What to take from the latest ATO SMSF statistics


Last week saw the release the ATO’s SMSF quarterly statistics (September 2012) which again showed strong growth in fund establishments.  A further 8,183 new funds were setup in the first quarter of 2012-13 financial year, taking the number of SMSFs to 488,576.  Total assets grew to more than $458 billion, which now shows the average SMSF assets at $938,341.

Whilst the continued growth in numbers and dollars of SMSFs continues to be the main story, there were a couple of things I found in my analysis that I thought were interesting and worth highlighting:

Member numbers per fund

Average members per SMSF

Commonly referred to as “Mum and Dad” funds, we know that SMSFs typically operate with an average of just under two members (two member funds represent about 70% of all SMSFs).  With less than 4% of all SMSFs having three or four members, it is interesting to note that there were 2.27 members per fund established for the September 2012 quarter, well above the industry average (1.91 member per fund).  This higher than average number for September does not appear to be a ‘one-off’, as you can see from the above chart – on four occasions since 2008, the September quarter has had establishments where (on average) more than 2 members per fund exist.

Why is it the case?  Good question!!  What do you think?

Are SMSF trustees really switching to property?

Asset allocation percentages

There’s been a lot of talk about the growing interest in property within SMSFs… enough to raise the eyebrows of both ASIC and the ATO, ensuring that trustees are considering all the risks of property investment and the broader issues of the fund’s investment strategy.

The September 2012 quarterly statistics showed growth in property with:

  • Business Real Property (commercial) growing to more than $53 billion (9.45% increase over last 12 months); and
  • Residential property growing to $16.25 billion (9.45%  increase also over last 12 months)

Whilst showing signs of growth, these statistics do not appear to be showing any dramatic shift of trustees moving heavily into property.  In contrast the last 12 months has seen the total assets in listed shares grow by 19.6%, and is again the largest asset held within SMSFs by asset allocation ($141.5 billion).

The acquisition of property using limited recourse borrowing arrangements (LRBAs) also remains quite low statistically as the ‘derivatives and instalment warrants’ label represent only 0.34% of September 2012.  This would also include other forms of derivatives including options, warrants and similar instruments (NB.  ATO requires SMSF trustees to report LRBAs under the ‘derivatives’ label, now LRBA label for reporting purposes within the SMSF Annual Return).  Whether the reporting is done correctly or not, it must be questioned whether much of the property talk in SMSFs is just that… talk!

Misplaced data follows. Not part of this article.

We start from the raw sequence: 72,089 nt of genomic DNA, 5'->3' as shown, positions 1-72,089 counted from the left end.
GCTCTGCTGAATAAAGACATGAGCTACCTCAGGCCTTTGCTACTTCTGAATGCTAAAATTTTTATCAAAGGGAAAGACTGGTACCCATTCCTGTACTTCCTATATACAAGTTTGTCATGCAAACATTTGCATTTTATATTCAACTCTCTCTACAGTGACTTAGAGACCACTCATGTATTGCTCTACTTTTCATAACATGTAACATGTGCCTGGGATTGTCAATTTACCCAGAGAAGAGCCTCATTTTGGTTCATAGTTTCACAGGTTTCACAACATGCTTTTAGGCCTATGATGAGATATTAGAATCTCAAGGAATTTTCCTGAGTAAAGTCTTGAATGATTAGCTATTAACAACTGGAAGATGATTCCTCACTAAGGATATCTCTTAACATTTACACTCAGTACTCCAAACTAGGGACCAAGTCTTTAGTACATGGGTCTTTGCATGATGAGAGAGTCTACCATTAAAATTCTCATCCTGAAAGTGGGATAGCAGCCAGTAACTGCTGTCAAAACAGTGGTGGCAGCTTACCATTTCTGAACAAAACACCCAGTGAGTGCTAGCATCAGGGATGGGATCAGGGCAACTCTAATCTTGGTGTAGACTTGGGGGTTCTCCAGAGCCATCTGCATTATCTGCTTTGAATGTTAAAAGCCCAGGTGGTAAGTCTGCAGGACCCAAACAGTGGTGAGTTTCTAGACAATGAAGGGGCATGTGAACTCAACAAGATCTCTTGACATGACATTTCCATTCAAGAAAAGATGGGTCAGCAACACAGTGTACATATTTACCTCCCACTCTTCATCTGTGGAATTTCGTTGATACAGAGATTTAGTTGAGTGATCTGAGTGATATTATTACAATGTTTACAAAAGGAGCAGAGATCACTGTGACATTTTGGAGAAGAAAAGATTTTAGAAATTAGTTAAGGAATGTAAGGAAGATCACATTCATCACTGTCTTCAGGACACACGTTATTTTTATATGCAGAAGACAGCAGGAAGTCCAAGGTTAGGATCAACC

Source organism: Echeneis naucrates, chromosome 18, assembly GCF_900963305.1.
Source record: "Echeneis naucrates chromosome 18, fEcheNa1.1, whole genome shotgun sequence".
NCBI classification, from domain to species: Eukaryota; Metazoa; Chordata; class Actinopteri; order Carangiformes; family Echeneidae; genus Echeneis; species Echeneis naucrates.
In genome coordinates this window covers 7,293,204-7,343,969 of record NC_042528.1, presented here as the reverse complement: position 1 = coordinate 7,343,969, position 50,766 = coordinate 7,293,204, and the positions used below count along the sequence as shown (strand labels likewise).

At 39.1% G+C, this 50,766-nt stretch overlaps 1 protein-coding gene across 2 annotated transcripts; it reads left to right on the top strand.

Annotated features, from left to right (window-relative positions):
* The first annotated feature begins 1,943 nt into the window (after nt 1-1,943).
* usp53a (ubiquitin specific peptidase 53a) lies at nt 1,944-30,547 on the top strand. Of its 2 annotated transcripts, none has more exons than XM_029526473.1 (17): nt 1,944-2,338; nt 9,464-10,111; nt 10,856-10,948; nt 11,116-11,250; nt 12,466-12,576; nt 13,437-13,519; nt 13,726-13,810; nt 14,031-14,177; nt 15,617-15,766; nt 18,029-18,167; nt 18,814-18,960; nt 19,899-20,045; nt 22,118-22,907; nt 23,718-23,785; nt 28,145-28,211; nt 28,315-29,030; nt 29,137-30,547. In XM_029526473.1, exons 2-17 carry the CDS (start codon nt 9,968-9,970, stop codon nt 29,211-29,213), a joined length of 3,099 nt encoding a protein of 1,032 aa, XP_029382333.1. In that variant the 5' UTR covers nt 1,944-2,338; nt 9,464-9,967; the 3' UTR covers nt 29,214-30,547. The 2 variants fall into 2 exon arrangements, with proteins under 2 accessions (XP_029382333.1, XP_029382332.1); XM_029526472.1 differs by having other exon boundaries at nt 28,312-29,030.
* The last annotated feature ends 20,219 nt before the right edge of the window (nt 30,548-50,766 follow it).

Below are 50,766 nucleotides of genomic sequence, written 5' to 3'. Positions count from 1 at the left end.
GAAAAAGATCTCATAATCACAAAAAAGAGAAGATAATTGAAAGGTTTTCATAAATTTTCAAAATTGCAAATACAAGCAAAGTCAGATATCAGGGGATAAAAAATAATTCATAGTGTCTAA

I’d be interested to hear your views about the latest SMSF statistics – where numbers are heading, what about asset allocations?

You can find out more about the ATO’s SMSF quarterly statistics here.

 

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Comments

  1. Brett Griffiths says:

    There is definately an increased shift to property in the asset allocation of my client’s funds.
    I wonder how much of the increase of 9.45% over 12 months referred to above was masked by a decrease in market value of already held property that was revalued?

  2. Aaron
    Going by number of documents which http://www.trustdeed.com.au is selling for LRB by SMSF’s and our estimated market share on this product – I estimate about $50 Million is being invested in this space per week since July 2012.

    ATO’s data could be a bit inaccurate since these funds have not reported yet,

    Manoj Abichandani

  3. I agree that there is definitely a growing trend to property, however I must admit I was somewhat surprised that the statistics have not yet seen a more dramatic shift. Tracking this going forward will be quite interesting as I agree with Manoj that the timing of reporting and investing might not yet accurately reflect the marketplace. Take for example, off-the-plan developments that are still several months or years away from completion.

    I still believe ATO and ASIC were right in publicly launching information about their concerns before ‘spruikers’ ruin it for everybody.

    Cheers,
    Aaron

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